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Hope for First-Time Buyers

According to the most recent Zillow Home Price Expectations Survey, conducted by Pulsenomics, most homes are now more sensitive than ever to changing mortgage interest rates as rates climb back toward historic norms. Years of rates near historic lows have kept monthly payments manageable even as home values were rapidly rising.

Most of the Survey’s panelists (58 percent) agree that home values today were somewhat or much more sensitive to changing mortgage rates than in years past, while just 15 percent of panelists said home values today are somewhat or much less sensitive to interest rates.

"Historically, small movements in mortgage rates have not dramatically shifted the housing market. During previous periods of rising rates – in the mid-1990s and mid-2000s – the housing market remained strong buoyed by a strong labor market and, in the latter case, by lax lending standards," said Aaron Terrazas, Senior Economist at Zillow. "But that pattern may not repeat itself. There are strong reasons to believe that the housing market is more responsive to changes in interest rates than in the past – accelerating when rates drop and slowing when rates rise. Mortgage rates hit seven-year highs in November but then fell back in December. If they remain low during the early months of 2019, the housing market could see a modest reacceleration."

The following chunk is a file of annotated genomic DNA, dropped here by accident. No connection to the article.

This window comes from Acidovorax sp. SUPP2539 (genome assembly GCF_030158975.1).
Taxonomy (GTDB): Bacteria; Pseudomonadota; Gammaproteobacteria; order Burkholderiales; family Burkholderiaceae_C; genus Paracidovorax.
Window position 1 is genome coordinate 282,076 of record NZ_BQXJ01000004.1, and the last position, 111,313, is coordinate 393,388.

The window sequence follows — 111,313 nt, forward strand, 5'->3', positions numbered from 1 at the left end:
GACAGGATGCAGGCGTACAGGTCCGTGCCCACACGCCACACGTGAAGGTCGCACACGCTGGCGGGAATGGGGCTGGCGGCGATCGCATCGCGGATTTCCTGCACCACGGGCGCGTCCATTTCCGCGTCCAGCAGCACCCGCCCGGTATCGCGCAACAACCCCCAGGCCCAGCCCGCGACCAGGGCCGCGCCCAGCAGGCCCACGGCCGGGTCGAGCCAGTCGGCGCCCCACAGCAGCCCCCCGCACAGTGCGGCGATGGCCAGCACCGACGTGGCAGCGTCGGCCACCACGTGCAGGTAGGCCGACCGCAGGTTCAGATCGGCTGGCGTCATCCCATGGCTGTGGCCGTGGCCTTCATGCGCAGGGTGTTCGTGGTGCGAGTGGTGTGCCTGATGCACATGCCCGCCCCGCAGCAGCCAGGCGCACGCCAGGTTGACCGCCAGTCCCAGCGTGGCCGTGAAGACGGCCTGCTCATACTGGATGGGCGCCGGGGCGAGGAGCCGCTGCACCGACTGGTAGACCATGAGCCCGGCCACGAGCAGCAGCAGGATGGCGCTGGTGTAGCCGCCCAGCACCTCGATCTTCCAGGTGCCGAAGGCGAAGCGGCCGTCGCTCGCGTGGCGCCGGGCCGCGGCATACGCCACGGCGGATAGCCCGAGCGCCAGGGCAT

According to the panelists, first-time buyer activity is expected to increase somewhat, while investor activity is expected to decrease. However, the panelists were split on repeat buyer activity, with nearly half saying it would not change much, while an equal 23 percent on either side predict that it would either decrease or increase somewhat.

"Expectations of higher activity among first-time buyers this year, coupled with projections for diminished activity among individual and institutional investors, are contributing to a favorable outlook for the U.S. homeownership rate," said Terry Loebs, Founder of Pulsenomics. "Despite the recent price and rate increases, more than eight in 10 experts believe that homeownership in this country will be higher two years from now, and within five years, that it will eclipse the historical average level."

About Author: Seth Welborn

Seth Welborn is a Harding University graduate with a degree in English and a minor in writing. He is a contributing writer for MReport. An East Texas Native, he has studied abroad in Athens, Greece and works part-time as a photographer.

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